On the other hand, non-state actors have carried out several attacks on nuclear plants, none of which caused a radioactive leakx. In 1973 there was an attack on a nuclear Argentinian plant in Lima, when it was still unfinished. In 1977, ETA detonated several bombs which damaged the tray of the reactor at the plant that was being built at Arminza (Euskadi). In 1982 four anti-tank rockets were fired against the reactor in construction at Malville (France), resulting in its damage. Also in 1982, the plant in development at Melkbosstrand in South Africa was attacked.

However, also state actors have attacked nuclear facilities in various countries. Iraq has suffered several attacks against its nuclear facilities. During the war between Iran and Iraq in 1980-88, Iran bombed Iraqi nuclear installations. In 1981, Israel bombed the almost-complete reactor in Osirak, close to Baghdad. And in 1991 and 2003 it was the USA who attacked Iraqi nuclear facilities. The Israeli authorities had argued that Syria could build a nuclear bombxi, and, in 2007, Israel attacked the Syrian nuclear plant at al-Kibar. It seems that North Korea helped Syria in the construction of that reactorxii. If any of those reactors under attack had been full of fuel and functioning, there would have been an atomic disaster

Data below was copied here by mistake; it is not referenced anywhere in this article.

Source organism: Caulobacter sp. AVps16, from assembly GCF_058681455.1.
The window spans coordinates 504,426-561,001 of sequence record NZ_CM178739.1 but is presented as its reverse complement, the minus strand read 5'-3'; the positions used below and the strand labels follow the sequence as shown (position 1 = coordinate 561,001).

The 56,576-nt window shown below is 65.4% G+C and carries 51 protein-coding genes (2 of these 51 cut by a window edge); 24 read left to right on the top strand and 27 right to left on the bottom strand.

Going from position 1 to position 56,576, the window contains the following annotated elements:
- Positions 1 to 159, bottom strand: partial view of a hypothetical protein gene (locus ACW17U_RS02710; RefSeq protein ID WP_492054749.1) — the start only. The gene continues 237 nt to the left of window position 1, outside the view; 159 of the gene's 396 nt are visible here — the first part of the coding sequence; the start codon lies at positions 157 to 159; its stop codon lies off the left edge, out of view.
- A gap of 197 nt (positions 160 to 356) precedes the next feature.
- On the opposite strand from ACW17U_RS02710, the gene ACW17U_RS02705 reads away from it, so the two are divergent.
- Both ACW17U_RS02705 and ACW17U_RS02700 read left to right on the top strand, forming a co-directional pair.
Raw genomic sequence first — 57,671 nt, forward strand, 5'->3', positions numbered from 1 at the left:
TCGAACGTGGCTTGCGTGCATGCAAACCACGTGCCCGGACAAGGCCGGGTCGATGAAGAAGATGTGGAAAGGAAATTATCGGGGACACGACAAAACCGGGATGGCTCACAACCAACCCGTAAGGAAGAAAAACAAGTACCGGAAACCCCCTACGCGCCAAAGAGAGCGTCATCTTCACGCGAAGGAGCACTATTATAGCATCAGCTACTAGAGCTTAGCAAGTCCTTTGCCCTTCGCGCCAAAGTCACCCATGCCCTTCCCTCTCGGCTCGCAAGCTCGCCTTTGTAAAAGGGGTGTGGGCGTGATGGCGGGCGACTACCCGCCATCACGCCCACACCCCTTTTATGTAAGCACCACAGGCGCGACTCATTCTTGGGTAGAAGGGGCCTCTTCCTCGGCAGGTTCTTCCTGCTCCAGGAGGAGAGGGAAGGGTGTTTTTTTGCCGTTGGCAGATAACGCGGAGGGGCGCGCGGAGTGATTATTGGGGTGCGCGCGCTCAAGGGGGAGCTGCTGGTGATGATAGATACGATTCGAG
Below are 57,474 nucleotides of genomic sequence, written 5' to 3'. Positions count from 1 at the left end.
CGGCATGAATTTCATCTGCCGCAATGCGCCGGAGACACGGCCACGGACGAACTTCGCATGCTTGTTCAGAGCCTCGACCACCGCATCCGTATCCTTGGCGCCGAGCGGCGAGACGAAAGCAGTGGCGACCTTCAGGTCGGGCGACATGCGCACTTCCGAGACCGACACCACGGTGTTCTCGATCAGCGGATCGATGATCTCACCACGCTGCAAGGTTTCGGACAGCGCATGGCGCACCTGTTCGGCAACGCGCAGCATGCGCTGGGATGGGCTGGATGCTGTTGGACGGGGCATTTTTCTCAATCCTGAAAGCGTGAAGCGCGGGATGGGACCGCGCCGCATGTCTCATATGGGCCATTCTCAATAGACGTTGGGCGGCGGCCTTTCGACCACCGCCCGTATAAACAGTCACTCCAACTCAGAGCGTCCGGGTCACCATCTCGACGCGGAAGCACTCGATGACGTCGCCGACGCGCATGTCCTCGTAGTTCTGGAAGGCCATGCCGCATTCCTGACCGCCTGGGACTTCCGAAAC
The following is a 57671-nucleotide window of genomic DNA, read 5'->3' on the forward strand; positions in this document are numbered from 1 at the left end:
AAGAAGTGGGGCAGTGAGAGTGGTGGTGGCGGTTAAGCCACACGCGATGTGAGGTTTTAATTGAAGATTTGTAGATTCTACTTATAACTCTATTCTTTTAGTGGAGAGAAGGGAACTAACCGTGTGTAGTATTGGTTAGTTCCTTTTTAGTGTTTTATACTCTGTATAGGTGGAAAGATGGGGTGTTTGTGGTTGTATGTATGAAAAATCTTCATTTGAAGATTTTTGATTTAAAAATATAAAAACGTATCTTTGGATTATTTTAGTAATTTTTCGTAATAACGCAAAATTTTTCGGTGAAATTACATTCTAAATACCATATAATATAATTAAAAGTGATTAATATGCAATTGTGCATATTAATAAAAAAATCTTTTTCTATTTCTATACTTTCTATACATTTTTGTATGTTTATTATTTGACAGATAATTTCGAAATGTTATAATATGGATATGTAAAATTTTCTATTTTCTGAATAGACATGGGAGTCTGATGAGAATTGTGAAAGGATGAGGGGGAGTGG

The Nuclear Threat initiative assessed different countries in addressing the security conditions at their nuclear stores. It ranked 32 states, those which have, at least, 2.2 lbs. of highly enriched uranium or plutonium. North Korea came in last place, behind Pakistan, Iran and Vietnam, which has a research reactor. In front of those were India, China and Israel. The highest-ranked country was Australiaxiii.